Terrorism, counterterrorism and internal opposition: a conceptual note
The complex history of Ethiopia’s role in the formation of the present state structures in the Horn of Africa, with all their volatile allegiances and propensity for conflict along with ethnic and religious identity', has rendered it highly susceptible to violent acts of opposition, both from internal opponents and by those from neighbouring countries. Where the Ethiopian state has responded to such threats in recent years by what is regarded by many external observers as extreme measures against suspected groups within its population, involving mass detentions, arbitrary arrest, and widespread security monitoring (Brechenmacher 2017), the concept of terrorism by the state itself arises.
As with much of the debate on terrorism and counterterrorism, it is essential to acknowledge the ambiguities of meaning that are often present. A convenient starting point, in this case, is Ruth Blakely’s classification of forms of “state terrorism”’ First, there are deliberate acts of violence by a state against its citizens or creation of fear of such violence. Second, the acts may be perpetrated by a range ot agents on behalf of the state. Third, the intention goes beyond the suppression of the victim of the state-sponsored violence alone, to instil fear into those in the community who are or may be sympathetic to their beliefs. Fourth, that this target group is thereby made to change its behaviour (Blakely, 2010: 12—27). In the case of Ethiopia, as we shall see later, the charge as it has affected groups in the country is rendered more feasible given the ethnic federalist structure of governance. Thus, by clamping down heavily, even brutally, legitimised by anti-terrorist legislation, on those suspected of belonging to, or sympathising with an ethnically based organisation that has in the past used armed opposition, others on the broader group will be deterred through fear, from expressing their opposition to the government by supporting or sympathising with this or any similar party.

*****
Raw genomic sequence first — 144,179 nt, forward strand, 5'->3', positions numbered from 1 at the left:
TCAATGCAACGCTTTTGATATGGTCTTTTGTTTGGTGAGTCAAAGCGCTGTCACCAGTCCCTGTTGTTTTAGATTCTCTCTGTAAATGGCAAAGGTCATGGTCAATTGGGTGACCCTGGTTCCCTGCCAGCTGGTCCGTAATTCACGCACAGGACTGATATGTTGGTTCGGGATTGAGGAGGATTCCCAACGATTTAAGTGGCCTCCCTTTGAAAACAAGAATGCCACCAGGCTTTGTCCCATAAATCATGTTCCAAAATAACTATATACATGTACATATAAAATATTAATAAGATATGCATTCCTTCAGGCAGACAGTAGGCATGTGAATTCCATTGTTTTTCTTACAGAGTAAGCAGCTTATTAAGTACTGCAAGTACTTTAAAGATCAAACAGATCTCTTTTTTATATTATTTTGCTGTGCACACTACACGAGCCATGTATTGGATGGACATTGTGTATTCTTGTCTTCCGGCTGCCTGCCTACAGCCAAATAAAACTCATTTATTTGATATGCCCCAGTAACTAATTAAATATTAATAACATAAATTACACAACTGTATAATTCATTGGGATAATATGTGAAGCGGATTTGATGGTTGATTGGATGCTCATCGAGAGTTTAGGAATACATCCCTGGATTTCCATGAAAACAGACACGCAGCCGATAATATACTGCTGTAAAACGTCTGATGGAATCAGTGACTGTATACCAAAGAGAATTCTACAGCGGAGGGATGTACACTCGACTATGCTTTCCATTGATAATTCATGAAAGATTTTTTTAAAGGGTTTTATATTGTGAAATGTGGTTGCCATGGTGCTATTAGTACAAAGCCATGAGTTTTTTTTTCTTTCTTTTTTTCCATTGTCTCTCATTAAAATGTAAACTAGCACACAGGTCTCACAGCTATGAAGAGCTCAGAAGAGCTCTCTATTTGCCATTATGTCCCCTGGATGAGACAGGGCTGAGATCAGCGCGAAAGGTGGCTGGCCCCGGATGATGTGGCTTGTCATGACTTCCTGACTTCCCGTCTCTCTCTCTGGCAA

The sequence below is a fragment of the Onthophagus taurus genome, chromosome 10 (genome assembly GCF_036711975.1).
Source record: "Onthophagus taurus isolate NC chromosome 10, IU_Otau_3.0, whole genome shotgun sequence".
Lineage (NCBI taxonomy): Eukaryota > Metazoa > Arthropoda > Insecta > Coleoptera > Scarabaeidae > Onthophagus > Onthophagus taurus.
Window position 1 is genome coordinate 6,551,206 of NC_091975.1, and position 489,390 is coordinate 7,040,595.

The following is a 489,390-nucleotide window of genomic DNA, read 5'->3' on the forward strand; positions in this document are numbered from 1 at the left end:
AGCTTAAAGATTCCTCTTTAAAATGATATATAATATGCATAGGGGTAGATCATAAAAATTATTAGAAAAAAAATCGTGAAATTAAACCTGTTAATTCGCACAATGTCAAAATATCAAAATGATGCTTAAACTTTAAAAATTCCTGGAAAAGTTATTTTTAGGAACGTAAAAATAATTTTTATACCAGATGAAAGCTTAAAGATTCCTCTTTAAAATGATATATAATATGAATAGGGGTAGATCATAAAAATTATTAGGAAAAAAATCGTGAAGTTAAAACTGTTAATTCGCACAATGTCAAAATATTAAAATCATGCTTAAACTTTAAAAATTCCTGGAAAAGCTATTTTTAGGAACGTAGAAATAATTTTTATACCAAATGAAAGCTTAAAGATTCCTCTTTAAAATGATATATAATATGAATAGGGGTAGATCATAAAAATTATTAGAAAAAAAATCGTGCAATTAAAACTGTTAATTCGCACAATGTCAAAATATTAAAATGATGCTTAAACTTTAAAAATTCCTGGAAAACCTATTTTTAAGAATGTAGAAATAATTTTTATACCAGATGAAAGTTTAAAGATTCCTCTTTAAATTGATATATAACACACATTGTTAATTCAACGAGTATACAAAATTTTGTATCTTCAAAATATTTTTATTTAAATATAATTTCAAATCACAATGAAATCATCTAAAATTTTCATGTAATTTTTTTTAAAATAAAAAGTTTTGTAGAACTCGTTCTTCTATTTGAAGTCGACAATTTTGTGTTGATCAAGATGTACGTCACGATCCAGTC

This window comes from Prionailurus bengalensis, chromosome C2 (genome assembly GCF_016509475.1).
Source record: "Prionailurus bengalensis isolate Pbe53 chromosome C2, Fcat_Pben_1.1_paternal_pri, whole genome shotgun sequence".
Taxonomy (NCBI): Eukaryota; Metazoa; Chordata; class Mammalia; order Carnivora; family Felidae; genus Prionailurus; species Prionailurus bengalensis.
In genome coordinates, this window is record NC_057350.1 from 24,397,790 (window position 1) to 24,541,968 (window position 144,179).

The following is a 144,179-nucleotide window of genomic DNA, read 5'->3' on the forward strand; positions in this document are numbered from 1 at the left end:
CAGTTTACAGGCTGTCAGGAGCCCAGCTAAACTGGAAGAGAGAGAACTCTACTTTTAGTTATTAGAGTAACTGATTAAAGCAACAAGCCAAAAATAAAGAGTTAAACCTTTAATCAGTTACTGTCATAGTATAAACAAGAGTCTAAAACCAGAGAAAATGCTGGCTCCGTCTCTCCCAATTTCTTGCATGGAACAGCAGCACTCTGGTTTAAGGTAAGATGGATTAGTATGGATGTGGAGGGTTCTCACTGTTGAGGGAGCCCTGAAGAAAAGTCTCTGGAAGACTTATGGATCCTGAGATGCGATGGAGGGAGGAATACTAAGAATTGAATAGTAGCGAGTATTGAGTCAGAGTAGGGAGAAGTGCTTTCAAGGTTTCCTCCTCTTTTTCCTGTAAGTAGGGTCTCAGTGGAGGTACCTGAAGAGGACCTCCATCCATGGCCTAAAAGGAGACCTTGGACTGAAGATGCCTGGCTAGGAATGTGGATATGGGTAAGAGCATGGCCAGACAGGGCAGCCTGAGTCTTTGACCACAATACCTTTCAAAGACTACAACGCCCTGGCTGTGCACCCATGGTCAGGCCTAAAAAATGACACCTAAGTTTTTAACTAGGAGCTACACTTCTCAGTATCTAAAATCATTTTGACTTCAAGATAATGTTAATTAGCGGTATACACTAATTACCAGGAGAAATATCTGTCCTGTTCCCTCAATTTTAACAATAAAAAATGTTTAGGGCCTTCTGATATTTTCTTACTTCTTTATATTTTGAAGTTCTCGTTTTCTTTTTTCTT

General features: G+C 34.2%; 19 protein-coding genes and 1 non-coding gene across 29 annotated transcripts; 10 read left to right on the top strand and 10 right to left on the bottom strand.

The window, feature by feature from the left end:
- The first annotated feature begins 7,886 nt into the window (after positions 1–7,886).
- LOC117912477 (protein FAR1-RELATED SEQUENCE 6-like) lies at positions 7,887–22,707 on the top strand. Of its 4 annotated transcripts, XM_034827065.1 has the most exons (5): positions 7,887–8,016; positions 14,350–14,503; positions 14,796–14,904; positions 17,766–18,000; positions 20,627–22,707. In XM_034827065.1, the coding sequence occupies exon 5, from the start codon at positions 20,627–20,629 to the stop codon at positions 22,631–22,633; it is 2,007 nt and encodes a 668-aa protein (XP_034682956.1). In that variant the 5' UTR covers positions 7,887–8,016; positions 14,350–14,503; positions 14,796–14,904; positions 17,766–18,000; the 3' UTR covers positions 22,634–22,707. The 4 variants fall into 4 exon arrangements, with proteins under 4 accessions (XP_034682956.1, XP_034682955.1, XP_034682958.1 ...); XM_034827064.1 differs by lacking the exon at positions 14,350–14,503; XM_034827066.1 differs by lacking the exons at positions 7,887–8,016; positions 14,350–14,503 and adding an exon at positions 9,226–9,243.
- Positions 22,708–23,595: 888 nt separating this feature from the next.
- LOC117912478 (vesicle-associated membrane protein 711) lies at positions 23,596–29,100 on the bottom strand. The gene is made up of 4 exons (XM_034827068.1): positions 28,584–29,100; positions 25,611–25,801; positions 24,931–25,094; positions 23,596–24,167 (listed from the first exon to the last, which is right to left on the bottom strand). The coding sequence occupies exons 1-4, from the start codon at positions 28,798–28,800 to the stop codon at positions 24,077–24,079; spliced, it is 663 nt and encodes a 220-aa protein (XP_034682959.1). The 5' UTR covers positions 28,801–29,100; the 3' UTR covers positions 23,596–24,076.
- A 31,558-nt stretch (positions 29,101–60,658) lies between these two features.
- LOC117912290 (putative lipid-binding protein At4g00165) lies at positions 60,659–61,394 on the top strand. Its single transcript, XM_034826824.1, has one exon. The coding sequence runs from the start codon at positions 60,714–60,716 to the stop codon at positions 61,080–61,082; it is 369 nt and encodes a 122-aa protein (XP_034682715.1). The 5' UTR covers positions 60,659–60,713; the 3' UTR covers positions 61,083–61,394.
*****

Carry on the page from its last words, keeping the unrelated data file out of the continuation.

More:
On the other hand, it may be argued that if a government intends to target specific members and supporters of a banned organisation which has particular ethnic objectives, and that it is an unintentional side effect of this that fear is instilled among all members of that ethnic group then the jus in belie aspect of “just war” theory could be argued to apply, with the primary objective on the target group being seen as morally acceptable in the context (Blakely, 2010: 23). The acts may not then be classed as “state terrorism.” This is a slipper)' slope, however, open to abuse and complacency. Related to this type of argument is the primacy that governments may give to developmental objectives, the achievement of which is argued to be threatened by political instability, which is then defined as a state security threat, a phenomenon sometimes described as the ‘securitisation’ of development (Gebresenbet 2014). By also classifying certain opposition groups as ‘terrorist’ organisations, and all that such tenns entail, the state is effectively de-politicising their identity, hence undermining their legitimacy as political opposition and justifying extreme fonns of repression. (Pointing & Whyte, 2012) The relevance of these debates to the record of the Ethiopian approach to counterterrorism and counterinsurgency will become evident as we proceed. In the meantime, we begin with an account of how contemporary inter-state and intra-state tensions in the region have their origins in the past in a way that has reverberated across succeeding generations up to the present, and which add fuel to current grievances and state responses.